Paul Chan2009

While Paul Chan sees the language of art as distinct from the language of politics, that Chan chose to mount a production of Samuel Beckett's "Waiting for Godot" out of doors, at night, in the devastated landscape of New Orleans' Lower Ninth Ward, tells you something about his activism, his engagement with desolation, and his trust and distrust of language. Art, if you do it right, he has said, clears the mind so that something new can happen. Keeping words to a minimum in his video essay "Baghdad in No Particular Order", shot in that city before the invasion, with no voice-over telling you what you are seeing on the screen, creates the space for not-knowing. The attempt? To create "a leap that disengages what we know and engages us in what we don't." The forms? Charcoal drawings, video installation, computer animation, web projects. Some investigations? Simulated light and shadow cascading through a window. Biggie Smalls. Pasolini. Henry Darger. Faith. Dissolution. Uncertainty. The instruments? Philosophy, politics, aesthetics, and cunning. In short, a menagerie of strategies unleashed so that we might imagine things outside of ourselves. Chan's term: 'empathetic estrangement.' by perceptual brisance.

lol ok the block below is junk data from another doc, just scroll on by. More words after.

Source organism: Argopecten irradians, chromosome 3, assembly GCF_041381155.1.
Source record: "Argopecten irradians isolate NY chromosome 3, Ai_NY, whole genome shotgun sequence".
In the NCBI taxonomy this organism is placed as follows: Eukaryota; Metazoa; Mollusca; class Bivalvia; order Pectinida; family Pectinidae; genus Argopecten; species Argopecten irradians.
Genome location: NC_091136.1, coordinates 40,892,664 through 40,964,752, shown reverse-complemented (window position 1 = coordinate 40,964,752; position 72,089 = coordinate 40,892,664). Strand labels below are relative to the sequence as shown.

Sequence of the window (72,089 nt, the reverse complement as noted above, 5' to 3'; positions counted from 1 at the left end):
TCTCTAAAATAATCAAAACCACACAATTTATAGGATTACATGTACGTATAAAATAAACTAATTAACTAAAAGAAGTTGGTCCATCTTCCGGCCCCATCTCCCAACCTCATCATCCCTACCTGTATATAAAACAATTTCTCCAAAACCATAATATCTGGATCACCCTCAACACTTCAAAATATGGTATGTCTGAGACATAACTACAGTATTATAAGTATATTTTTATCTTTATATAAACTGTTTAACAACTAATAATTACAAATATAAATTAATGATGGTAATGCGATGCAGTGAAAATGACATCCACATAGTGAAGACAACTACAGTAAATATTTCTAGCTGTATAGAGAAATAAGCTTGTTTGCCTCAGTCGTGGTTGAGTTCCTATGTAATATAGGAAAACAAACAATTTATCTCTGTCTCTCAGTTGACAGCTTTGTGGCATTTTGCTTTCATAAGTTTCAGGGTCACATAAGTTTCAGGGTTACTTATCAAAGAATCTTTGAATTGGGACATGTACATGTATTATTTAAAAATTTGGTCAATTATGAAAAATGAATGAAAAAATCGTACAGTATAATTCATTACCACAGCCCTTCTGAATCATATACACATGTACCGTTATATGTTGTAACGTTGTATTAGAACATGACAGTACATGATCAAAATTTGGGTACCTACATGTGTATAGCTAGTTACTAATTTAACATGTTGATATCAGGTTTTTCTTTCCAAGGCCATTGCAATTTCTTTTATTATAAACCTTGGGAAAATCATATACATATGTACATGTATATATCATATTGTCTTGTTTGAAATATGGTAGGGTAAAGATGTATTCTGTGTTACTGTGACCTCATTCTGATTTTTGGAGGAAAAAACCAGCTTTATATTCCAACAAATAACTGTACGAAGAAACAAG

"I make work that works to remake me."